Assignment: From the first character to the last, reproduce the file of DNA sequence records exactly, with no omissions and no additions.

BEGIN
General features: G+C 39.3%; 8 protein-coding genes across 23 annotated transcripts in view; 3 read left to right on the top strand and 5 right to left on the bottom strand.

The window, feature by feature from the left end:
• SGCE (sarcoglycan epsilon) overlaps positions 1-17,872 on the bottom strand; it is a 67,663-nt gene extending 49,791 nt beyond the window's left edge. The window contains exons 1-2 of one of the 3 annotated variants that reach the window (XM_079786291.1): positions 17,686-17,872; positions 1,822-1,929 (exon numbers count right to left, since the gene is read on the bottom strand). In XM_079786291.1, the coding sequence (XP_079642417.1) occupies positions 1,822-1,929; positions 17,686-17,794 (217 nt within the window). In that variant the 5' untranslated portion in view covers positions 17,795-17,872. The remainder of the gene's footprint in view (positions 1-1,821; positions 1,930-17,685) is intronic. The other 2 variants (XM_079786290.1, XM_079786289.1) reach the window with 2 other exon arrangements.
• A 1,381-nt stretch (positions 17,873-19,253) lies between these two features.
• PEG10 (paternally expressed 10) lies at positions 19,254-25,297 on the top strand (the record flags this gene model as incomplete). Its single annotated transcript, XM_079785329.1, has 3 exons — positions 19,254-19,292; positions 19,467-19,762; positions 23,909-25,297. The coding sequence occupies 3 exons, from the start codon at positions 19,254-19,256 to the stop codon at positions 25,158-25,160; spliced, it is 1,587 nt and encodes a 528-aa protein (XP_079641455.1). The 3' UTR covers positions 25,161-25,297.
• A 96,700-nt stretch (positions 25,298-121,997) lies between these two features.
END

General features: G+C 39.3%; 8 protein-coding genes across 23 annotated transcripts in view; 3 read left to right on the top strand and 5 right to left on the bottom strand.

The window, feature by feature from the left end:
• SGCE (sarcoglycan epsilon) overlaps positions 1-17,872 on the bottom strand; it is a 67,663-nt gene extending 49,791 nt beyond the window's left edge. The window contains exons 1-2 of one of the 3 annotated variants that reach the window (XM_079786291.1): positions 17,686-17,872; positions 1,822-1,929 (exon numbers count right to left, since the gene is read on the bottom strand). In XM_079786291.1, the coding sequence (XP_079642417.1) occupies positions 1,822-1,929; positions 17,686-17,794 (217 nt within the window). In that variant the 5' untranslated portion in view covers positions 17,795-17,872. The remainder of the gene's footprint in view (positions 1-1,821; positions 1,930-17,685) is intronic. The other 2 variants (XM_079786290.1, XM_079786289.1) reach the window with 2 other exon arrangements.
• A 1,381-nt stretch (positions 17,873-19,253) lies between these two features.
• PEG10 (paternally expressed 10) lies at positions 19,254-25,297 on the top strand (the record flags this gene model as incomplete). Its single annotated transcript, XM_079785329.1, has 3 exons — positions 19,254-19,292; positions 19,467-19,762; positions 23,909-25,297. The coding sequence occupies 3 exons, from the start codon at positions 19,254-19,256 to the stop codon at positions 25,158-25,160; spliced, it is 1,587 nt and encodes a 528-aa protein (XP_079641455.1). The 3' UTR covers positions 25,161-25,297.
• A 96,700-nt stretch (positions 25,298-121,997) lies between these two features.